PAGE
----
In many gardens, containers are used for splashes of bright summer color. However, as winter approaches, the voids left in the landscape are palpable. Empty containers look off-putting and only emphasize the lack of greenery in the garden. Evergreen shrubs and dwarf conifers, in their countless shapes and colors, can fill empty spaces with year-round interest.
A reputable garden center will have hundreds of dwarf conifers, in a huge range of shapes, shades and sizes. Slow-growing and compact, trees such as the dwarf white pine, the Alberta spruce and the English yew are often as wide as they are tall. Expanding at an average rate of 1 foot per decade, container-grown specimens rarely reach more than 10 feet in height at maturity. Choose miniature varieties if size is an issue. These extremely slow-growing evergreens reach less than 3 feet in height after 20 years.
Conifers alone can make for a dull garden. To avoid creating an unending field of basic green, incorporate a few containerized shrubs with colorful flowers or berries into the design. The compact form of the sweet-smelling daphne is well suited to container culture. Its lemon-scented flowers add color to the winter landscape, while the shiny green leaves create texture throughout the year. Use low-maintenance hebes to add a classic touch to the garden. Their the gently rounded shapes, attractive spring flowers and variegated foliage add interest without a lot of effort. Alternatively, use the Oregon holly grape to make a more powerful statement. The spiny, holly-like leaves are red when young, taking on purplish overtones in the winter, and the golden spring flowers ripen in the summer into clusters of eye-catching purple-blue berries.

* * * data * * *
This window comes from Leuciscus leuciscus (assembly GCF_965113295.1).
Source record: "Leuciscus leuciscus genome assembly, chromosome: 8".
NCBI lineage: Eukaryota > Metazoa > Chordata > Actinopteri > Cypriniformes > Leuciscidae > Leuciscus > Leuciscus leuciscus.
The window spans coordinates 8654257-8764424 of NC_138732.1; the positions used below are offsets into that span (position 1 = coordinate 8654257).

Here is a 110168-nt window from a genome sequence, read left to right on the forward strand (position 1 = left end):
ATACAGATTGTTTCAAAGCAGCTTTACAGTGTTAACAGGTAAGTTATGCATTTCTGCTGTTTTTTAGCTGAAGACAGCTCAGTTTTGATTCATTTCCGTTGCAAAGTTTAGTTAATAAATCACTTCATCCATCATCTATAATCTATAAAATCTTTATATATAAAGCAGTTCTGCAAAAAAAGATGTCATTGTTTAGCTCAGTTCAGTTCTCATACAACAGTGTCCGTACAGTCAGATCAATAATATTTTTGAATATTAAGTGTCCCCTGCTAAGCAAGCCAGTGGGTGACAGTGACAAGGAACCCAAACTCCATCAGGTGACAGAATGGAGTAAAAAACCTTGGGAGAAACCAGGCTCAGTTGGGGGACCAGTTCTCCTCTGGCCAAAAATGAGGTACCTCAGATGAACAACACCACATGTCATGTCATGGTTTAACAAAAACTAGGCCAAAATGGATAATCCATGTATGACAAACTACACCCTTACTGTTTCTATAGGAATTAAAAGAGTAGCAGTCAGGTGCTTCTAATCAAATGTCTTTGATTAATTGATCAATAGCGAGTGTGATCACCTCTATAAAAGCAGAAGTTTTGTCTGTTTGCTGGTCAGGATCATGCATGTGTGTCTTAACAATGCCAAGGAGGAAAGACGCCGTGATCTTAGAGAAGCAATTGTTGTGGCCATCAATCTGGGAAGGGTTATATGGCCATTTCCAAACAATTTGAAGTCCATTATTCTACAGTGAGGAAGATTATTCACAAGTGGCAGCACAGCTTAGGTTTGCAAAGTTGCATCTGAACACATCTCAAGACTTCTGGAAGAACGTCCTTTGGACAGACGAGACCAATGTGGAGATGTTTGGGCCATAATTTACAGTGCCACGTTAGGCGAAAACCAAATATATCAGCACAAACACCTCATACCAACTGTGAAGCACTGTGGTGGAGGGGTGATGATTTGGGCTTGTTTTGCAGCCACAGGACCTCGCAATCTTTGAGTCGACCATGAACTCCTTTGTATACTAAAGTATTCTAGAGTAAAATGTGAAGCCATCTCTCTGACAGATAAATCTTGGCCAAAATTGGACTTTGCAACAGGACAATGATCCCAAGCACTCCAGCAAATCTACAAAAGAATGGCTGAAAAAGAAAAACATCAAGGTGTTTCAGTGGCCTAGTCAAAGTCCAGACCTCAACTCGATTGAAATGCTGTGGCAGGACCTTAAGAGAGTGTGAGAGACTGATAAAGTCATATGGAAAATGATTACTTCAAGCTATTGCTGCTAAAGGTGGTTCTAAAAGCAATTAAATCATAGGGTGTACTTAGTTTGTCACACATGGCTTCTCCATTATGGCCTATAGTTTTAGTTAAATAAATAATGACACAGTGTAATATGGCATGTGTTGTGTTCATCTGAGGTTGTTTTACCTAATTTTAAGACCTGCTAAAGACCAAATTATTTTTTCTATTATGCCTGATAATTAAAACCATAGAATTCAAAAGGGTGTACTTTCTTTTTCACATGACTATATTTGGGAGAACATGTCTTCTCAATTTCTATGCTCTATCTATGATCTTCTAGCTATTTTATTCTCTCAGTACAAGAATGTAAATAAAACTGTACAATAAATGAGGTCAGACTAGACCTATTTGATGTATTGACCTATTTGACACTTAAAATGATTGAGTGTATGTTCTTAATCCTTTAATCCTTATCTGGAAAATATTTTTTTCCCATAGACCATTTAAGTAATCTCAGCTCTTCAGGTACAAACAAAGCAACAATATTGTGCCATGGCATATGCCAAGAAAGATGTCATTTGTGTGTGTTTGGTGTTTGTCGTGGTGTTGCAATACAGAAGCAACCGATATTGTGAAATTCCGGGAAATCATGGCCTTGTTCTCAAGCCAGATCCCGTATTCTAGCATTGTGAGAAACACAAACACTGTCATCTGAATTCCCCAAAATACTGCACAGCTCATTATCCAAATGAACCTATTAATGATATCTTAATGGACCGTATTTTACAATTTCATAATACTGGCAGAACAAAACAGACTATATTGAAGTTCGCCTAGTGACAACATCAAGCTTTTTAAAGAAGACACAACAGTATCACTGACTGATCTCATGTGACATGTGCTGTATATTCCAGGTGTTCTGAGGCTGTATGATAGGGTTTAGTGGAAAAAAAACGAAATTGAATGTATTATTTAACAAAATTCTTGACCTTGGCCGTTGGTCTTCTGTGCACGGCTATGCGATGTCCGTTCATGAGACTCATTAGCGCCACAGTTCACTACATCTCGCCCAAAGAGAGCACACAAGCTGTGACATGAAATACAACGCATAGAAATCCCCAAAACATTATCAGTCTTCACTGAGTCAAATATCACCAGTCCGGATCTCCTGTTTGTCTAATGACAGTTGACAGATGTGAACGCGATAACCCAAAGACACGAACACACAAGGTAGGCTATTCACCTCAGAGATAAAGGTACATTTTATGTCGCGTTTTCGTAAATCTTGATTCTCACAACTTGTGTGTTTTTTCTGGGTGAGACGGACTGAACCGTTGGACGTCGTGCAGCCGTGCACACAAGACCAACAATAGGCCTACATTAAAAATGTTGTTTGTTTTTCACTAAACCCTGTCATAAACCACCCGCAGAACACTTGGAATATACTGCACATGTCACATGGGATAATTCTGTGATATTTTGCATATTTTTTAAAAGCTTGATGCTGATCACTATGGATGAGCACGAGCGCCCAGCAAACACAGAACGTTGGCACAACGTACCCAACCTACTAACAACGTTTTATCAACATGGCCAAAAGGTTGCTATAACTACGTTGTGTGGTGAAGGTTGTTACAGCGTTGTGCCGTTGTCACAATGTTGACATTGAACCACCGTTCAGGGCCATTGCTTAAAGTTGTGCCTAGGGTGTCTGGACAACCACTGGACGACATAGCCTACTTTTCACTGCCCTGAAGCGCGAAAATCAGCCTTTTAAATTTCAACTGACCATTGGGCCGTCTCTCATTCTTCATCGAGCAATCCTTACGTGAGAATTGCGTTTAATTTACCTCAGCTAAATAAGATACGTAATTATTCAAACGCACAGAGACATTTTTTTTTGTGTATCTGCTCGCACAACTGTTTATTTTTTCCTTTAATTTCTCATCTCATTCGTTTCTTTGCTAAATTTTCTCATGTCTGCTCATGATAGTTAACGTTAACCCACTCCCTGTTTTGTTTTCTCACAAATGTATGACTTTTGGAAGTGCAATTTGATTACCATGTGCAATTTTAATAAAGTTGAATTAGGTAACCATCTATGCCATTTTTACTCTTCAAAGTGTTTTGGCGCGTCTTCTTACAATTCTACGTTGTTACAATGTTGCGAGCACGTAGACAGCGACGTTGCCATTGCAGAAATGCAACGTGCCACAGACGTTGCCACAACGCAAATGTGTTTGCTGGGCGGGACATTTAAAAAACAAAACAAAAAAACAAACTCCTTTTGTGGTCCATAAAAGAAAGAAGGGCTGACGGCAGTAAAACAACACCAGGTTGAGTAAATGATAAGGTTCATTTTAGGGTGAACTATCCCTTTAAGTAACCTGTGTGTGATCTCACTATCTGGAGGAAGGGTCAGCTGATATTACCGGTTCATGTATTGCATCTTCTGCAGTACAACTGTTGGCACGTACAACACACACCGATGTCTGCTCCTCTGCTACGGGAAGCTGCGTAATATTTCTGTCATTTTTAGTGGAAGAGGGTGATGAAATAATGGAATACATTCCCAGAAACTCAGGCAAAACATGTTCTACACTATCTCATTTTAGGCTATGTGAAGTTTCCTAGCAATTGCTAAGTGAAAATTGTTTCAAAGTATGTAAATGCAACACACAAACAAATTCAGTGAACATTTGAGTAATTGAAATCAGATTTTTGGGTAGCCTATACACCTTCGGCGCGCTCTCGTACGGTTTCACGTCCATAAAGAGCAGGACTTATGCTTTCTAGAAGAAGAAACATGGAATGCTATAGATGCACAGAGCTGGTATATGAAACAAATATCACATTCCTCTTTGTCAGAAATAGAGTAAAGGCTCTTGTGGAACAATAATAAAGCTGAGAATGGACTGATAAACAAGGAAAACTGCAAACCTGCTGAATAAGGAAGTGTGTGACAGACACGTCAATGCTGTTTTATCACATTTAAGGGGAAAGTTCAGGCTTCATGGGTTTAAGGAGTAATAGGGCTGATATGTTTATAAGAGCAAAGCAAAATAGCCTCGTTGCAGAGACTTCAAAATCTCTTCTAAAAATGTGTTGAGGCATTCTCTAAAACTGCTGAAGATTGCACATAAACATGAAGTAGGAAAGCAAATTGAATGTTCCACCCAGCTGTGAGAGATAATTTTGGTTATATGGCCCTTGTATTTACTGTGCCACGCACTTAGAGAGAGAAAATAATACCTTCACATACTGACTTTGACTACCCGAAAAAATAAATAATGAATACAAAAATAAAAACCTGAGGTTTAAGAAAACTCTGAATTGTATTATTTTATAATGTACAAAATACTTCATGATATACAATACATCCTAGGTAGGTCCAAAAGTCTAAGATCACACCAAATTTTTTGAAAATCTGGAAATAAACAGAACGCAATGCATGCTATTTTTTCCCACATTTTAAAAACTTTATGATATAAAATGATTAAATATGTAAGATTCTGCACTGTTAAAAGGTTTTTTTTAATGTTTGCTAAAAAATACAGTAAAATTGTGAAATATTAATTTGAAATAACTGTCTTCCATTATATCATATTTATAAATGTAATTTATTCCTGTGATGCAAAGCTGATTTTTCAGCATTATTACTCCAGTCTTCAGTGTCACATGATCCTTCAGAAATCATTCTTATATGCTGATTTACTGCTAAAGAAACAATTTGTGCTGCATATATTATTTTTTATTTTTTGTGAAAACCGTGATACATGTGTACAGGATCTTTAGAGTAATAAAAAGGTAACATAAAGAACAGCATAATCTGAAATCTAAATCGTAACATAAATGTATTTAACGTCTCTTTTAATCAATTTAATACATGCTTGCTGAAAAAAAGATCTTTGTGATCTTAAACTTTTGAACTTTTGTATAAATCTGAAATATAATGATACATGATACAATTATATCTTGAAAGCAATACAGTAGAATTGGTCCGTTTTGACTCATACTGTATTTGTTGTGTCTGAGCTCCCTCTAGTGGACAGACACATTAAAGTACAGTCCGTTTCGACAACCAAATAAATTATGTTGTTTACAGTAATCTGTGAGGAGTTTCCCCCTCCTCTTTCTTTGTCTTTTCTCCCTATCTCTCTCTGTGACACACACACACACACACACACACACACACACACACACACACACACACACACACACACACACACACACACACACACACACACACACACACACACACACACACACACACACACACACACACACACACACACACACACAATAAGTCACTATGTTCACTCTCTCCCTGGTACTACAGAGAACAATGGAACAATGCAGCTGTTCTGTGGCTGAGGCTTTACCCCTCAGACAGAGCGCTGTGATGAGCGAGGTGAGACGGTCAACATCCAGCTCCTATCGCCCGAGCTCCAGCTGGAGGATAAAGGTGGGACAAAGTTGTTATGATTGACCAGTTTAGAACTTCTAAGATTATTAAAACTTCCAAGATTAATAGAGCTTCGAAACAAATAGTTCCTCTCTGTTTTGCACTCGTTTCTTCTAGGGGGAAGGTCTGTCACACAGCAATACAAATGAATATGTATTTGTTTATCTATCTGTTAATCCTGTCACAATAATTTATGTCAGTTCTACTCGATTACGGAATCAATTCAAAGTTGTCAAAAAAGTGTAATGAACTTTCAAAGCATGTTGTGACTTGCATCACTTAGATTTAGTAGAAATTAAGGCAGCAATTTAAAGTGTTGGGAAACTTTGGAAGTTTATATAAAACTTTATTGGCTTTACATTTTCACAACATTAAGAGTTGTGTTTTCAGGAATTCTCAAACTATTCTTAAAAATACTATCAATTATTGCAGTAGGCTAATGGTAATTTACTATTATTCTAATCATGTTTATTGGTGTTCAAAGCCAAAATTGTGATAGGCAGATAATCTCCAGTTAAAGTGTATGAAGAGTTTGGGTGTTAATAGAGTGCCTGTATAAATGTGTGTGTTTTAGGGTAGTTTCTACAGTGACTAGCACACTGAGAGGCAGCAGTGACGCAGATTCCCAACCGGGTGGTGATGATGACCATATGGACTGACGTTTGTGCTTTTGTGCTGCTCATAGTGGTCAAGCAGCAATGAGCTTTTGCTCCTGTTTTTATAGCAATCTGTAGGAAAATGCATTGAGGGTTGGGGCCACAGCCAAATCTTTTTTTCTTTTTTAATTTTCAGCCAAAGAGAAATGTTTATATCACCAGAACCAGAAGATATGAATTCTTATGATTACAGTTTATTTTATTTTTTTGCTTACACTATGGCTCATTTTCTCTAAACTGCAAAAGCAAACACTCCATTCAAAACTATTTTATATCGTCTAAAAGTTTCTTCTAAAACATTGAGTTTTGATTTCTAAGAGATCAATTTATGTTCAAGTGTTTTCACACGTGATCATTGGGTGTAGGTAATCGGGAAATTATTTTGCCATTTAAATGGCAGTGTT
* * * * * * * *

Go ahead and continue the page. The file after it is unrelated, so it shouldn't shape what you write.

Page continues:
Tropical looking, exotic evergreens, such as the yucca and the leatherleaf mahonia, can create dramatic focal points throughout the landscape. Though the impressive foliage and brightly colored flowers give these plants a robust appearance, they are hardy enough only for warm areas where frosts are light and cold weather seldom lasts. Placing them in pots makes relocating these heat-lovers for the winter a simple, straightforward task.
The concept of architectural plants may seem like a paradox, for it implies combining the fixed rigidity of a building with the fluid growth of plant life. However, architectural evergreens, such as the common boxwood and the Japanese barberry, combine all the natural grace of a plant with a shape and texture that lends itself to sculpting. Small and compact, the foliage of these slow-growing shrubs can be pruned and shaped into a variety of decorative, distinct forms. Containers filled with these shrubs can be combined with contrasting foliage to create a bold-textured effect.
- Chalet Nursery: Evergreens in Containers
- "The Gardener's Handbook"; Peter McHoy; 2001
- Photo Credit yucca image by Zbigniew Nowak from Fotolia.com
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